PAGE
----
This year’s Photo Competition judging panel did a fantastic job of narrowing down the outstanding photo submissions to the EGU’s Photo Competition to just 10 finalists! The finalist photos are listed below and on the Imaggeo website where you can vote for them from Sunday 23 April until Thursday, 27 April 2023 – voting closes at 18:00 CEST.
The three photos with the most votes will be announced online at midday on Friday 28 April!
Our Top 10 Finalists:
The beat of the Australian desert water cycle is echoed in the shorelines of Kati Thanda–Lake Eyre. This normally dry lake is occasionally flooded by flows entering the lake from ephemeral desert streams, after heavy upstream rainstorms. Levels of earlier lake floods are recorded by ancient shoreline landforms and reflect past episodes of extreme rainstorms. To unravel the mystery behind the relationship between current desert rainfall characteristics and the stunning geomorphic features captured in this photo, we embarked on a journey to the dry lake margins. This field campaign and its following research aim to uncover valuable information about past extreme events and deepen our understanding of possible future scenarios.
Going inside a glacier by Alexandra von der Esch
Experiencing the inside of a glacier. Amazing light going through the crystal clear ice and amazing pitch black ash layers come to show.
Color contrast at Upper Antelope Canyon by Aude Lavayssière
Known as “The place where water runs through rocks” by the Navajo Nation, Antelope Canyon is almost invisible from the surface. This slot canyon was formed by the erosion of the Navajo red sandstone due to intense flash flooding over the course of millions of years. And when it’s not water carving the narrow walls, the windblown sand polishes them into this incredible striated, swirling finish.
Climbing on the moon – Postojna, Slovenia by Cyril Mayaud
This picture shows the silhouette of two of my friends aligned with the moon in full climbing equipment, as they would be ready to ascend it. We planned this shot using an application able to predict the position of the moon depending on your own position. Logistically, it also implied to be at the place at 4 AM in the morning, and to be in permanent contact with our phones to make the nicest possible composition. I was standing at a distance of 800 m when I took this shot.
Stacked Lenticular Clouds at Twilight by Stephen Paul Michalchuk
Stacked lenticular clouds at twilight in the high Atacama Desert along the border of Chile and Argentina.
Humans in Harmony with Nature by Anastasios Rovithakis
Stavros village, located in the island of Crete, Greece, is a community that has developed a unique relationship with the surrounding natural environment. The village has a long history of sustainable living, with the residents relying on traditional farming and fishing practices that are in harmony with the natural ecosystem. This cave named Lera provides an excellent view of the entire village, which is surrounded by olive groves, vineyards and orchards.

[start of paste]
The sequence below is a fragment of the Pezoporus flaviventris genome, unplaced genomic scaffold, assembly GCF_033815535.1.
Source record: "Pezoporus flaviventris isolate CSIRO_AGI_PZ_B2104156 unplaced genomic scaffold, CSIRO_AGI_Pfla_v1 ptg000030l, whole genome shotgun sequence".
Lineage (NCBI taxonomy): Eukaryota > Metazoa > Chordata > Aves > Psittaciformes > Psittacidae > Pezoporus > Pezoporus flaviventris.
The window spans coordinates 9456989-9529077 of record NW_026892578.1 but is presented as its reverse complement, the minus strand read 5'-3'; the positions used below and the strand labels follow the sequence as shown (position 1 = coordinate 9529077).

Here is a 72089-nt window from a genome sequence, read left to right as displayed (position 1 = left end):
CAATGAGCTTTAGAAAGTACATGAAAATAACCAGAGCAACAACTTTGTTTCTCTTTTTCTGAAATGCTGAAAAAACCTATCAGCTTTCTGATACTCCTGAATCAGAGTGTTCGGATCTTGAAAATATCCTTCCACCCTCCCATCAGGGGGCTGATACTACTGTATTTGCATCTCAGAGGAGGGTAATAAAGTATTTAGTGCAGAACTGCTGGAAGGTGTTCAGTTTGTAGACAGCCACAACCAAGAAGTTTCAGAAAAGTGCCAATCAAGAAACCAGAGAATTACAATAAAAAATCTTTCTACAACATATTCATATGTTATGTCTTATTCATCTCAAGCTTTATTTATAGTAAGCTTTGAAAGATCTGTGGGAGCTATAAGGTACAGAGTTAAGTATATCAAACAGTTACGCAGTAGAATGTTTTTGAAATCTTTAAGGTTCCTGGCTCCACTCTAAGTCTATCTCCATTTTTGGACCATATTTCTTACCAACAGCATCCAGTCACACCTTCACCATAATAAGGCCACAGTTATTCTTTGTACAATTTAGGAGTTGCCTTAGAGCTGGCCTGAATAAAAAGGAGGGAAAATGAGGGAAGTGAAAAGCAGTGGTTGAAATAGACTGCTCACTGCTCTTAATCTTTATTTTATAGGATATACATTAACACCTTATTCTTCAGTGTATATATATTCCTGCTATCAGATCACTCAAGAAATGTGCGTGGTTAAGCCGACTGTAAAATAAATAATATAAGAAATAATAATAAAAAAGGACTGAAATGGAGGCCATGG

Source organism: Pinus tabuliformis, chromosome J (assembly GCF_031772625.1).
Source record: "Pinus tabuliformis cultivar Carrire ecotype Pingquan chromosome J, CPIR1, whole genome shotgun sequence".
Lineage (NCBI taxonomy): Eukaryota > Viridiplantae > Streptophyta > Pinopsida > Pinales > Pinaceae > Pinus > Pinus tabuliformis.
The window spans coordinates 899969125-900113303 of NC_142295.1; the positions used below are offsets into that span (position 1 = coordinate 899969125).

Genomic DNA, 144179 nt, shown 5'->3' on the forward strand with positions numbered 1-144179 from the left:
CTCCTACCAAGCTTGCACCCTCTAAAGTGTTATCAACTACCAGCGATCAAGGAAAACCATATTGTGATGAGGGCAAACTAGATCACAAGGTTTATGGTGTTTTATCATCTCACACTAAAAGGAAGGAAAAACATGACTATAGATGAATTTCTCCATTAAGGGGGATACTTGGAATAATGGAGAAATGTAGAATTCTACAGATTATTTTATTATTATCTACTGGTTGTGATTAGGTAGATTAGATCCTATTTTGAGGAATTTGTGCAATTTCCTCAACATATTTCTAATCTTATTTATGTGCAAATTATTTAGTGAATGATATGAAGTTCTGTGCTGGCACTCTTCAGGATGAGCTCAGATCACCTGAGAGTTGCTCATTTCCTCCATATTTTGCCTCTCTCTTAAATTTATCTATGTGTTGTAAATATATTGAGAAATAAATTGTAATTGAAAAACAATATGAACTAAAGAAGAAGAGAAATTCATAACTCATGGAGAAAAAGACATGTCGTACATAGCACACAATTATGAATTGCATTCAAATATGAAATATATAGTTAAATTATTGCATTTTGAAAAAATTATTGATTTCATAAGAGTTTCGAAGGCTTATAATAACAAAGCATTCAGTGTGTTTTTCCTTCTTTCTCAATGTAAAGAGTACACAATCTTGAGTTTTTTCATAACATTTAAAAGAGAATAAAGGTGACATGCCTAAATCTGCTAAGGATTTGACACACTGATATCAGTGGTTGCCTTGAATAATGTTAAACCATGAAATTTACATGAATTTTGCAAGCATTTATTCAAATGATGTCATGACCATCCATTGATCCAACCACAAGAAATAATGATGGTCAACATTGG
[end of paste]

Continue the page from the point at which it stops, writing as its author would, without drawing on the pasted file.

A world of flowing colors by Raul-David Serban
Rainbow Mountain, Zhangye National Geopark, Gansu Province, China
Over 24 million years ago occurred these deposits of sandstones and minerals that were tilted by the collision of the Eurasian and Indo-Australian tectonic plates. Wind, rain, and time sculptured outstanding landforms with various colors, patterns, and sizes. These colorful, smooth, and sharp ridges resemble flowing shades of reds, yellows, and oranges.
The Mother Tree of the Amazon by Simone Silva
The samaumeira, one of the treasures of the Amazon rainforest, is typical of the várzea environment (periods of flooding of the forest floor, due to the tidal regime). The record was made on Ilha do Combu, located near the city of Belém in the State of Pará. The wooded structure is a habitat for several species of animals and plants. For the indigenous communities of the Amazon, this tree is considered sacred. Their presence indicates the existence of watercourses. The roots serve as communication to guide those who walk through the forest. It can reach about 60 meters in height.
The Power of the Atlantic by Glenn Strypsteen
During a fierce storm that hit Reykjanes Peninsula in Iceland, with winds gusting over 130 km/h, huge waves and swell pounded the coast. The storm was caused by a low-pressure system that moved over the area, bringing with it strong winds and heavy rain.
The Reykjanes Peninsula is a region located in southwestern Iceland that is well-known for its geothermal activity, volcanic landscapes, and unique geological features. The peninsula is situated on the Mid-Atlantic Ridge, which is the boundary between the North American and Eurasian tectonic plates. As a result, the Reykjanes Peninsula is a hotbed of geological activity and an ideal location for studying various earth sciences.
I had this image on my mind for a long time, and it finally happened right before I had to leave the country. Capturing the image was challenging, as the conditions were harsh and the waves were powerful, but the resulting photograph is a testament to the beauty and power of nature.
Field-Shakedown at McMurdo Ice Shelf by Ole Zeising
Preparation is everything when going on an expedition to Antarctica. Arriving in Antarctica via McMurdo Station, the final training is called shakedown. The aim of the shakedown is to spend a night on the McMurdo Ice Shelf for equipment testing and crevasse rescue training. In mid-November the temperatures were still quite cold and so was the night with -25°C – but no problem thanks to sleeping bags that keep you warm.
The photo shows Rebecca who is preparing the ground to set up a new Scott pyramid tent like the yellow one on the middle ground. In the background you can see the southernmost active volcano Mt Erebus (3794 m) and a halo around the sun.